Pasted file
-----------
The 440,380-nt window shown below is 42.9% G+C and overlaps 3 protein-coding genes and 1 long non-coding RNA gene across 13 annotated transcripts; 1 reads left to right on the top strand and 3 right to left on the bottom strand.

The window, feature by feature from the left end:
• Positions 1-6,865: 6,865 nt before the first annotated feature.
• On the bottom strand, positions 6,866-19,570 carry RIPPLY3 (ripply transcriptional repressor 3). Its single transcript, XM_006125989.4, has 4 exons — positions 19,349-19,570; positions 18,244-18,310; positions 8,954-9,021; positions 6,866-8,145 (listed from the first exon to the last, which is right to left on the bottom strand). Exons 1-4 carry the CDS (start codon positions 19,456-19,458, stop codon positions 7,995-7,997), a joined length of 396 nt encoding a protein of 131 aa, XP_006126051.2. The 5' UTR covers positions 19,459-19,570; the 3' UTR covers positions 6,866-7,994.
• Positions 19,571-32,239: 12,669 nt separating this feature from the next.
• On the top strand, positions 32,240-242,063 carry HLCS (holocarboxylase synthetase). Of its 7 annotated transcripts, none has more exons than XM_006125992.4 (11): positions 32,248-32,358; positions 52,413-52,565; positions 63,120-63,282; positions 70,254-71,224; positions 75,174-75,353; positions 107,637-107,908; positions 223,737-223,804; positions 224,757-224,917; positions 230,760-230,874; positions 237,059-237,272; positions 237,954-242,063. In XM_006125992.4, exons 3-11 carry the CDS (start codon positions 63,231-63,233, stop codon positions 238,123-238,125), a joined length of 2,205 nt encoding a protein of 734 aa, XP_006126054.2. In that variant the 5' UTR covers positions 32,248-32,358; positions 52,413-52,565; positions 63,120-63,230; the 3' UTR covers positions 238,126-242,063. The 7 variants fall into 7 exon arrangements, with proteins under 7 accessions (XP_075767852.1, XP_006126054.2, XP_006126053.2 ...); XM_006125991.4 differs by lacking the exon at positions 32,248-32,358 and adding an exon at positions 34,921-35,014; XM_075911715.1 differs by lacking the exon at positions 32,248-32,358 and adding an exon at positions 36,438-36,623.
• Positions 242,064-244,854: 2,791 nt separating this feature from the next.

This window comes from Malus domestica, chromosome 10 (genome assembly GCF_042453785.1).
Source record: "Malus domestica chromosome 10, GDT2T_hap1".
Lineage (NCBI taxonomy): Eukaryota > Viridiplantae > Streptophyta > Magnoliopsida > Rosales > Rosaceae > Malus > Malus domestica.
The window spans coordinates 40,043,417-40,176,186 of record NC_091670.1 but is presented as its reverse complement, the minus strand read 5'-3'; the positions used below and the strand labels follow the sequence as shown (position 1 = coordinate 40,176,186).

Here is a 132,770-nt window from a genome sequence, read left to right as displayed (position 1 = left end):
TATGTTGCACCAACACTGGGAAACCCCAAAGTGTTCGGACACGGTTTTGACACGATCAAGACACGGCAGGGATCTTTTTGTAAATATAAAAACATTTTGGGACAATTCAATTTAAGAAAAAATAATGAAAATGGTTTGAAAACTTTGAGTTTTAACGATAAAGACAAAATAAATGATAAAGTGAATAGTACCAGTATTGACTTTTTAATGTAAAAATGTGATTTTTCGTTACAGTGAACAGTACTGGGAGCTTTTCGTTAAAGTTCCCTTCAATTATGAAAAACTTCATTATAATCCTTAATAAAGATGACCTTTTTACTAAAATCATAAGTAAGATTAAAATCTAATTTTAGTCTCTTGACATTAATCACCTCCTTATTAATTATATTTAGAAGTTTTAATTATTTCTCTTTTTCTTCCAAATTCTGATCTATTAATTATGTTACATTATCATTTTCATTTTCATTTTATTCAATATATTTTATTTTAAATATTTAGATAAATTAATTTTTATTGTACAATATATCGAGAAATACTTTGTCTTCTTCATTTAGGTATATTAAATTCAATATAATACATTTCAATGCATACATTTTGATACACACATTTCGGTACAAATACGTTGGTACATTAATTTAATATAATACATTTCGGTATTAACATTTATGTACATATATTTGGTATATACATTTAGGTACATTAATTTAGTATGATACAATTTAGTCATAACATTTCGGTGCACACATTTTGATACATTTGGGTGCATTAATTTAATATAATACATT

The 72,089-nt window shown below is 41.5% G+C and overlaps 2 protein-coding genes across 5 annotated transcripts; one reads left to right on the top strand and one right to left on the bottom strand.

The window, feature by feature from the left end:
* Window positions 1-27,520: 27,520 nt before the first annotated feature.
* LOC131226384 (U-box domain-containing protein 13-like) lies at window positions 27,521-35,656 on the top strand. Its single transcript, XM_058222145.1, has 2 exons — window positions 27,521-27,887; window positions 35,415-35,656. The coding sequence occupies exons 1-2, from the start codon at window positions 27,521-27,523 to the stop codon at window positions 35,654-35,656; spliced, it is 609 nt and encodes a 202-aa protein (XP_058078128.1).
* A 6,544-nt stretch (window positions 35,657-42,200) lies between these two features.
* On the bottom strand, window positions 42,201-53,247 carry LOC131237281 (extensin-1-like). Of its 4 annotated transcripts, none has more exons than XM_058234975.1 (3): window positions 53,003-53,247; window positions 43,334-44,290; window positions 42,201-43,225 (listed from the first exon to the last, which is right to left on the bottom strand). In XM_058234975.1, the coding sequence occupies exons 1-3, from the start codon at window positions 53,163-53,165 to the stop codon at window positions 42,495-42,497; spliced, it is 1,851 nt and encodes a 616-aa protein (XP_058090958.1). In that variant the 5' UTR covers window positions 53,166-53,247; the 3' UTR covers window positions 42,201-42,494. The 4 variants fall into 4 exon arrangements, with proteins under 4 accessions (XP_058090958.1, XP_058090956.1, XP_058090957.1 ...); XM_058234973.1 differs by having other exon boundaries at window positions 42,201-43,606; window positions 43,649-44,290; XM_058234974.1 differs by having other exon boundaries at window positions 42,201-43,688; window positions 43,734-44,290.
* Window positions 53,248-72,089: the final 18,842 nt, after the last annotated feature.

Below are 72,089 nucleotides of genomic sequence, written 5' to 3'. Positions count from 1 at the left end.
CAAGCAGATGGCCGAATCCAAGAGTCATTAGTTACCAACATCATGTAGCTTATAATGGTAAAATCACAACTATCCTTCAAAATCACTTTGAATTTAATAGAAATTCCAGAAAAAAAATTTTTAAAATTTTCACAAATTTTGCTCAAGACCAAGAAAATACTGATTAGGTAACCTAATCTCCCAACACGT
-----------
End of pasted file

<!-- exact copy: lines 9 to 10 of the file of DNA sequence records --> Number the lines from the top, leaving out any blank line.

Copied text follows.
Source record: "Malus domestica chromosome 10, GDT2T_hap1".
Lineage (NCBI taxonomy): Eukaryota > Viridiplantae > Streptophyta > Magnoliopsida > Rosales > Rosaceae > Malus > Malus domestica.